When we decided to start a garden in our backyard, we knew we wanted a raised garden bed. We have 2 large dogs and wanted to be sure the garden was safe and that they were safe too!
After some research, we decided on the Gronomics garden boxes. These were simple boxes that seemed to be perfect for the herb garden we wanted to plant.
For more info on how I planted the herb garden, you can check out this post, How I Created My Elevated Organic Herb Garden. For now though, let’s get to assembling the garden boxes!
What Size Garden Box Should I Get?
The size we decided on was the Gronomics 24x48x30″ Rustic Elevated Garden Bed.
At 24 inches wide and 48 inches long, and with a 10″ growing depth, seemed to me the perfect container for my new herb garden. The total height of the bed is 30 inches (it stands on legs), and fits perfectly under our living room window in the backyard.
Putting it Together
Okay, now for the fun part…assembling my garden so that I can fill it with leafy, tasty treats. I must admit I was a tad skeptical about Gronomics’ claim of “Tool Free Assembly”. I mean, I knew from the product description that the pieces were dovetailed or notched, thus eliminating the need for screws or nails. Still, I grabbed my trusty rubber mallet, figuring that I’d at least find myself pounding stubborn pins and notches into submission.
As I opened the box, I had the pleasure of a nice. refreshing, makes-me-want-to-be-outside-and-grow-stuff whiff of cedar. Intoxicating. The box was heavy (poor delivery guy!), so I ended up just leaving it in the garage and carrying the boards out to the yard a few at a time. Since I knew I’d be writing a how-to blog, I made them line up nicely and pose for a picture first:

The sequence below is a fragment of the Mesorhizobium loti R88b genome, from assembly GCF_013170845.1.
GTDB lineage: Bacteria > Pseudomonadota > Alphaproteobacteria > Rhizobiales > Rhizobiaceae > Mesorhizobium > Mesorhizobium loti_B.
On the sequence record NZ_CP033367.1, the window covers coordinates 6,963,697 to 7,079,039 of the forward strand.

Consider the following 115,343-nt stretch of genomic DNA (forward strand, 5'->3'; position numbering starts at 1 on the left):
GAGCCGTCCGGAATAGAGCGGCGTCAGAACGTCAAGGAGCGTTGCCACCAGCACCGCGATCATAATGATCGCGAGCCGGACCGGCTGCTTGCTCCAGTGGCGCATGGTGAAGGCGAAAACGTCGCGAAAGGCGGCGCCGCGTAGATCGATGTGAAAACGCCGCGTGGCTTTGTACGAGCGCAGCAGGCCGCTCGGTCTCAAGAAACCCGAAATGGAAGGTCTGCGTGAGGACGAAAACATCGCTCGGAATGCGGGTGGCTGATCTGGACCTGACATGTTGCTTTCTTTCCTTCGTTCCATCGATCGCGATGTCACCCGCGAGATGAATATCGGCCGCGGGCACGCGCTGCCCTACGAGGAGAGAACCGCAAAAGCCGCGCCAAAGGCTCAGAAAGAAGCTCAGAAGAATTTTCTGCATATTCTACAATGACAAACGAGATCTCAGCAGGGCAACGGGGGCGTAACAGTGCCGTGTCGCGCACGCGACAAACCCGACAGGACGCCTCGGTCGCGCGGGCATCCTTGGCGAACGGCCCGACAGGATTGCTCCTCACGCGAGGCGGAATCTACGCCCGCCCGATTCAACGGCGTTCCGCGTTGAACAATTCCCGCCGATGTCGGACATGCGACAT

The garden bed came with a simple-to-follow two-page instruction sheet (which is also available as a PDF on their website here). After I checked to make sure all of the parts were there, I was ready to go…
The first two steps involved assembling the long sides (basically just standing up two legs and sliding a long board down into the grooves to connect them). Repeat with the other two legs and long board and you’re already halfway to having the bottom of the frame assembled! The only thing to pay attention to here (aside from possible splinters!) is that you position the legs correctly so that the grooves face the right way.
Next, stand up the two long sides and use one short board on each end to join them, forming the bottom of the rectangular frame:
Slide the remaining two long boards and two short boards down into the grooves on top of the first ones to complete the height of the sides:
Installing the Bottom of the Box
For the box bottom, locate the two bottom panels that have notches cut in two corners; these will rest on either end of the bottom, next to the legs:
Space the remaining bottom panels evenly along the support rails at the bottom of the long side panels. There will be a little space between each panel, which is necessary for proper drainage:
Whew! Almost Done!
Almost done…and hopefully no splinters so far! The next couple of steps involve adding the top caps to the legs. First, remove the black plastic caps covering the screws on the tops of the legs:
Next, position a cap on top of one of the legs with the screw hole centered over the screw.
Now, just twist! Be careful not to over-tighten; the wood is so pretty, you don’t want it to split.
Once you’re ready to add soil and get to planting, lay down the black liner in the bottom of the bed.
Now, step back, pat yourself on the back and admire your work!
If you have any questions about my garden or need some help with yours, please let us know via our contact form! We are always happy to help. Happy gardening!